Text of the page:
Featured Research

from universities, journals, and other organizations

Scientists image beginning stages of ovarian cancer growth with time-lapse technique

Date:
June 14, 2011
Source:
American Association for Cancer Research
Summary:
Scientists have created a laboratory model using time-lapse video microscopic technology that allows observation of early stages of ovarian cancer metastasis.

Image of the cancer cells (white).
Credit: Harvard University

Scientists at Harvard University have created a laboratory model using time-lapse video microscopic technology that allows observation of early stages of ovarian cancer metastasis.

"We were able to observe key molecular mechanisms that are necessary for the force-dependent processes associated with metastasis," said Joan Brugge, Ph.D., professor and chair of cell biology at Harvard University.

These findings are published in Cancer Discovery, the newest journal of the American Association for Cancer Research. According to Brugge, who served as program chairperson for the AACR 102nd Annual Meeting 2011, ovarian cancer cells spread throughout the peritoneum by attaching to the outer cell layer of organs in this area and then clearing away this layer of cells and embedding themselves on the organ, where they then proliferate and expand.

"The reason these tumors are so morbid is that the metastatic tumors grow large enough to interfere with the function of the organs in the peritoneum," she said.

By using the time-lapse video microscopic technique, Brugge and colleagues were able to visualize the detailed sequence of events associated with insertion of tumor cells into peritoneal monolayers in cell culture, and then determine that the mechanism involves tumor cells' use of force via 5 integrin, talin I and muscle myosin II.

"Theoretically, by targeting these molecules, it may be possible to prevent the formation of new metastatic tumors," said Brugge.

The study was funded by The Dr. Miriam and Sheldon G. Adelson Medical Research Foundation and the National Institutes of Health.


Story Source:

The above story is based on materials provided by American Association for Cancer Research. Note: Materials may be edited for content and length.


Cite This Page:

American Association for Cancer Research. "Scientists image beginning stages of ovarian cancer growth with time-lapse technique." ScienceDaily. ScienceDaily, 14 June 2011. <www.sciencedaily.com/releases/2011/06/110614131944.htm>.
American Association for Cancer Research. (2011, June 14). Scientists image beginning stages of ovarian cancer growth with time-lapse technique. ScienceDaily. Retrieved October 22, 2014 from www.sciencedaily.com/releases/2011/06/110614131944.htm
American Association for Cancer Research. "Scientists image beginning stages of ovarian cancer growth with time-lapse technique." ScienceDaily. www.sciencedaily.com/releases/2011/06/110614131944.htm (accessed October 22, 2014).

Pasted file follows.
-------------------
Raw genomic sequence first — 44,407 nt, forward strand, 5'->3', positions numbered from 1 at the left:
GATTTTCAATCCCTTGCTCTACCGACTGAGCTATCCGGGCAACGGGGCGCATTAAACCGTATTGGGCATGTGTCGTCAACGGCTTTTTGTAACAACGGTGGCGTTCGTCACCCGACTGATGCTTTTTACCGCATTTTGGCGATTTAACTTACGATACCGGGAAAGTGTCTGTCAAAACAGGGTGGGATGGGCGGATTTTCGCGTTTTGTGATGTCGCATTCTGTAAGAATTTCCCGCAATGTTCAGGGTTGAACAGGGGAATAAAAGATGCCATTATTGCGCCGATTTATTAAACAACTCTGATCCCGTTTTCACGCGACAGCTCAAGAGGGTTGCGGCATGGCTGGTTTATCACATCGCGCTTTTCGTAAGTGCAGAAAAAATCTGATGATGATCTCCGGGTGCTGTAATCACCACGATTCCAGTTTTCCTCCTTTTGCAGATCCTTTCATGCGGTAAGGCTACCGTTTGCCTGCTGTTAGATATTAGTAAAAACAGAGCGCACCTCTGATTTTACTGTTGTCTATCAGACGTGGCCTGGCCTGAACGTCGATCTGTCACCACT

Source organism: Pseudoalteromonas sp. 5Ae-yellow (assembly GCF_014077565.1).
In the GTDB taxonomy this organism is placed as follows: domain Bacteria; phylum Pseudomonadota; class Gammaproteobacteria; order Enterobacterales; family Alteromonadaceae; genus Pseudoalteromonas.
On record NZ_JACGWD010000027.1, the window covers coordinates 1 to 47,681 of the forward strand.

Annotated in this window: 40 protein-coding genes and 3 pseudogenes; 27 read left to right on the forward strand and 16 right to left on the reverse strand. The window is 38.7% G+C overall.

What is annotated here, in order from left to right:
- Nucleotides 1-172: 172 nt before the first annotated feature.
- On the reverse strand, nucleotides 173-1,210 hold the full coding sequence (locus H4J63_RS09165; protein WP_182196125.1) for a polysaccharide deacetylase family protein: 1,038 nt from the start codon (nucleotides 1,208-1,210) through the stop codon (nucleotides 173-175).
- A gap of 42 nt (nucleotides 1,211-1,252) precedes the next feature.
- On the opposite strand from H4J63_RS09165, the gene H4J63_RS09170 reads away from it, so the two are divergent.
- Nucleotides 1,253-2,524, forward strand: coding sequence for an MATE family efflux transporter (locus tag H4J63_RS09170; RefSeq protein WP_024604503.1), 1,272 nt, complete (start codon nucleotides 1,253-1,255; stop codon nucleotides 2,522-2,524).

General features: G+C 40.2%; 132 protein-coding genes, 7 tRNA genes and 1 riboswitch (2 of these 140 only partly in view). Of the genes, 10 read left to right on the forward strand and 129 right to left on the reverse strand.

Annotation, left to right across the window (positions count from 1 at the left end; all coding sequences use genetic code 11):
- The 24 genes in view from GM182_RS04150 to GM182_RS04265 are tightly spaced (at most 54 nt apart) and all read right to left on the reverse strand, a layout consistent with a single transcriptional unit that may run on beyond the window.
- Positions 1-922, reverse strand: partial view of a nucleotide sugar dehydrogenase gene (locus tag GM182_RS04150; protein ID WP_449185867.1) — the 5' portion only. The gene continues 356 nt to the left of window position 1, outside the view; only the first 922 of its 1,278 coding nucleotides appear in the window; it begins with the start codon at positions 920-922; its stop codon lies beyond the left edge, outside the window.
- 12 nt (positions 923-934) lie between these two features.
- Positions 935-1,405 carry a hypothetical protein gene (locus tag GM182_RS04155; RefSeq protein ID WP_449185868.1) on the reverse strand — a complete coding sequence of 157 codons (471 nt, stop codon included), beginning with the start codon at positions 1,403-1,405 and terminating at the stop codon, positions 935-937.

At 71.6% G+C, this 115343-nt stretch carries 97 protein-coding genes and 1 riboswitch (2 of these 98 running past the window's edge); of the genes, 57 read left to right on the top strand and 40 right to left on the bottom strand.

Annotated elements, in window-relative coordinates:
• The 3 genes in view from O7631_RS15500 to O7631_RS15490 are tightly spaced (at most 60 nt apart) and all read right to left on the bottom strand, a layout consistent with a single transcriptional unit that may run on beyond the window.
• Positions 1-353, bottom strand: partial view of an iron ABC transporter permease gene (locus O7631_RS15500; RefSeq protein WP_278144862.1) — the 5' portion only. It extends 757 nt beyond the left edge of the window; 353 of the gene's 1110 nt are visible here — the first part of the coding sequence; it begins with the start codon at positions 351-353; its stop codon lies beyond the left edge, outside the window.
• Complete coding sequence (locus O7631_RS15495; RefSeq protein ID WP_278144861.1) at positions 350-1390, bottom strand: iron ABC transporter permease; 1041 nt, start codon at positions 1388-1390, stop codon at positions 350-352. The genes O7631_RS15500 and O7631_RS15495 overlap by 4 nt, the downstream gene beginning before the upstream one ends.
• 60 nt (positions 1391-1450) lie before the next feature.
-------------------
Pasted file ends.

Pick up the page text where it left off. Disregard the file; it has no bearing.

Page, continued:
Share This



More Health & Medicine News

Wednesday, October 22, 2014

Featured Research

from universities, journals, and other organizations


Featured Videos

from AP, Reuters, AFP, and other news services

Orthodontist Mom Jennifer Salzer on the Best Time for Braces

Orthodontist Mom Jennifer Salzer on the Best Time for Braces

Working Mother (Oct. 22, 2014) Is your child ready? Video provided by Working Mother
Powered by NewsLook.com
U.S. Issues Ebola Travel Restrictions, Are Visa Bans Next?

U.S. Issues Ebola Travel Restrictions, Are Visa Bans Next?

Newsy (Oct. 22, 2014) Now that the U.S. is restricting travel from West Africa, some are dropping questions about a travel ban and instead asking about visa bans. Video provided by Newsy
Powered by NewsLook.com
US to Track Everyone Coming from Ebola Nations

US to Track Everyone Coming from Ebola Nations

AP (Oct. 22, 2014) Stepping up their vigilance against Ebola, federal authorities said Wednesday that everyone traveling into the US from Ebola-stricken nations will be monitored for symptoms for 21 days. (Oct. 22) Video provided by AP
Powered by NewsLook.com
Doctors Help Paralysed Man Walk Again, Patient in Disbelief

Doctors Help Paralysed Man Walk Again, Patient in Disbelief

AFP (Oct. 22, 2014) Polish doctors describe how they helped a paralysed man walk again, with the patient in disbelief at the return of sensation to his legs. Duration: 1:04 Video provided by AFP
Powered by NewsLook.com

Search ScienceDaily

Number of stories in archives: 140,361

Find with keyword(s):
Enter a keyword or phrase to search ScienceDaily for related topics and research stories.

Save/Print:
Share:

Breaking News:

Strange & Offbeat Stories


Health & Medicine

Mind & Brain

Living & Well

In Other News

... from NewsDaily.com

Science News

Health News

Environment News

Technology News



Save/Print:
Share:

Free Subscriptions


Get the latest science news with ScienceDaily's free email newsletters, updated daily and weekly. Or view hourly updated newsfeeds in your RSS reader:

Get Social & Mobile


Keep up to date with the latest news from ScienceDaily via social networks and mobile apps:

Have Feedback?


Tell us what you think of ScienceDaily -- we welcome both positive and negative comments. Have any problems using the site? Questions?
Mobile: iPhone Android Web
Follow: Facebook Twitter Google+
Subscribe: RSS Feeds Email Newsletters
Latest Headlines Health & Medicine Mind & Brain Space & Time Matter & Energy Computers & Math Plants & Animals Earth & Climate Fossils & Ruins